Growing Michigan's Economy Today for a
Better Michigan Tomorrow
Our state is struggling with double digit unemployment. We are at the epicenter of the worst American economy since the Great Depression. Many are struggling to meet mortgage payments and foreclosures are dragging down families and neighborhoods.
Although the causes of our current situation are many: the recent bubbles bursting in housing and finance, and the three-decade-long decline of the auto industry; it would seem that our current strategies for economic development aren’t working. We need to get back to the fundamentals of a good economy.
When I talk to business leaders and entrepreneurs, http://www.annarborregionsuccess.org, I find that they’re interested in the same things that attract anybody to a community: good schools, good infrastructure and safe, vibrant communities.
First and foremost, improving our economy is rooted in improving our educational system. High-quality education and a talented labor pool are the most important factors for attracting and retaining employers. Indeed, the single most powerful tool for economic development in the state of Michigan is right here in Ann Arbor: the University of Michigan. Unfortunately, funding for our schools and Universities is stagnant or falling, forestalling broader economic growth and the individual achievement required for successful communities. Our state needs a concerted plan to invest in our human capital – the most fundamental aspect of economic success.
In addition, our state has neglected the physical infrastructure that supports economic success. Our roads are absolutely horrible and our transit infrastructure is even worse. One of our key problems is that we have simply too many roads to maintain, re-surface, and plow. Michigan should adopt a strict “fix-it-first” policy that directs all of the gas tax revenue to existing road infrastructure. Our furious building and borrowing spree, meant to spur more growth further from jobs, was a colossal mistake and we need to re-focus our resources on improving critical corridors. We need to stop building new infrastructure while our older investments are abandoned. Michigan has harsh weather for pavement and we simply cannot afford to sustain the current, sprawling and inefficient policy.
Also, Michigan’s economy could benefit greatly from renewed investment in transit. One hundred years ago, we had inter-urbans connecting Ann Arbor with Ypslanti and Detroiti. As a County Commissioner, I have been working to bring commuter service back between Ann Arbor and Detroit through a project led by SEMCOG. Limited service is expected to start in October of this year, but much more is needed. The I-94 corridor connects our state’s major job and cultural centers beautifully and provides service to Metro Airport. Building this first leg of a regional transit network will connect people, places and ideas, opening up business and employment opportunities for many residents. In addition, better public transport improves public safety and supports the cultural attractions that make for vibrant downtowns. The State of Michigan needs to support this project financially and our legislature should be investing in a broader, regional system that will open up opportunities for all of southeast Michigan.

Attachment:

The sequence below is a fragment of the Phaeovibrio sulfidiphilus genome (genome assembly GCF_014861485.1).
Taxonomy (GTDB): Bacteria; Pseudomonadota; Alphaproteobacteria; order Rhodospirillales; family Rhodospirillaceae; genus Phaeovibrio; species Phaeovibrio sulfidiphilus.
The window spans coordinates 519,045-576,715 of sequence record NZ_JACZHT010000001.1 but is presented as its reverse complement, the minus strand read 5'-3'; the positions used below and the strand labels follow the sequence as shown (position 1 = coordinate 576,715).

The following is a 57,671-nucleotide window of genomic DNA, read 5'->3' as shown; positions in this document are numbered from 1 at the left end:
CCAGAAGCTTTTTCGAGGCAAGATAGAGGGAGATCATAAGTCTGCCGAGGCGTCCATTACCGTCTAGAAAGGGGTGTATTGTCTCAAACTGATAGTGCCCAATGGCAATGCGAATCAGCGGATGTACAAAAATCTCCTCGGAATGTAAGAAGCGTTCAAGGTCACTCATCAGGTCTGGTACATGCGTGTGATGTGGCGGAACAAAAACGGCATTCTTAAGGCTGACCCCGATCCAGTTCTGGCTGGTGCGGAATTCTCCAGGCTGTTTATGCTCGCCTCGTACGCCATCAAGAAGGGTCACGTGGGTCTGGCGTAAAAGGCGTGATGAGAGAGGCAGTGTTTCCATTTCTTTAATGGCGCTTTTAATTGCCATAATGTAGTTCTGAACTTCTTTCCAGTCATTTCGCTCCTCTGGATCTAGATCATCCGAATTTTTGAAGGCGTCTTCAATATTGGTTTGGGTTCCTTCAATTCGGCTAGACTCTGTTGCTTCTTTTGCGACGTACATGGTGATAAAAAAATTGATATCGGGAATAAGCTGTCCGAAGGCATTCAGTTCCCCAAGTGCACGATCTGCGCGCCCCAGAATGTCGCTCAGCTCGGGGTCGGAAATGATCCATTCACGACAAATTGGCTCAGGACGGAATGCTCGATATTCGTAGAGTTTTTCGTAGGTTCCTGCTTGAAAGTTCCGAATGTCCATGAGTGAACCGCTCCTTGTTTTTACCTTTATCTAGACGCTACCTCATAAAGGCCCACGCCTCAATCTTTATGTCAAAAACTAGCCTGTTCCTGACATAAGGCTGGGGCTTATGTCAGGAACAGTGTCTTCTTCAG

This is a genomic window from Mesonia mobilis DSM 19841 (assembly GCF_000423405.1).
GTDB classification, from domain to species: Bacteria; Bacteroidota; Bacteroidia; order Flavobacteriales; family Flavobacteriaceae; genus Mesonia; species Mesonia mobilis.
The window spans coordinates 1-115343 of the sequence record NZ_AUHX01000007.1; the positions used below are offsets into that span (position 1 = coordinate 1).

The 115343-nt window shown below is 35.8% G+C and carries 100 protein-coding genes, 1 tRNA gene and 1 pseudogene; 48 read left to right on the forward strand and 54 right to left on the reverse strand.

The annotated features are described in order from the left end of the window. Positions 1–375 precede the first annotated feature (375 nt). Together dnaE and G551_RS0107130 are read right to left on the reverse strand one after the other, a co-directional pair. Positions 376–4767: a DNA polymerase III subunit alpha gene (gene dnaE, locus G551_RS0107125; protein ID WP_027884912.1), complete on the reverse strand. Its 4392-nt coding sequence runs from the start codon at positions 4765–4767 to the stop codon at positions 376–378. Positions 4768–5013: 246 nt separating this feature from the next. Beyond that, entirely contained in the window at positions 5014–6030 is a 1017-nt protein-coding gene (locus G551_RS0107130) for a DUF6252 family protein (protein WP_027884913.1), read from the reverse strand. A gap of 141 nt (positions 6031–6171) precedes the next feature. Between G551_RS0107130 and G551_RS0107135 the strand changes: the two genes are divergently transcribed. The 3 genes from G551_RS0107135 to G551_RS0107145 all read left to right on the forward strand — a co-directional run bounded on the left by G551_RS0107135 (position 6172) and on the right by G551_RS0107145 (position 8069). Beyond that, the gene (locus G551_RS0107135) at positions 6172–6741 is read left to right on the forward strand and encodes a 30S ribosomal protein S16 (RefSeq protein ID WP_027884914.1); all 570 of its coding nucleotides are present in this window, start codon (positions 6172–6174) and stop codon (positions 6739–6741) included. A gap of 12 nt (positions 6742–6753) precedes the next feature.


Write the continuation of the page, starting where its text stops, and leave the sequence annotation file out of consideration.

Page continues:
Of course, taxes are always a consideration and my experience in local government tells me that we could be using tax dollars more efficiently in a host of areas. For instance, we have far too much duplication of services in our schools, and in our local and state governments. We need to make government more efficient by incentivizing government to consolidate services such as administration, information technology, finance, and facilities maintenance. Washtenaw County has been a leader in this because we know it saves taxpayer money and we have good relationships with cities and townships. Nonetheless, the state could take greater leadership on this matter by tying some portion of state support to meaningful collaborations. Taxes well spent on needed services can lead to greater economic vitality. Taxes spent on duplicative and unnecessary functions are a drain on our economy.
Finally, we all make a difference in our local economy every day. Each dollar we spend is like a vote and when we buy locally [http://www.thinklocalfirst.org] it’s like voting for Ann Arbor to be more economically vibrant. The state can also buy local by supporting local food and Michigan farmers. Michigan should be aggressively building bridges between farmers and food stamp recipients and by purchasing Michigan food when supplying prisons, schools and state offices.
Here are some specific things that State government can do to make our communities more prosperous: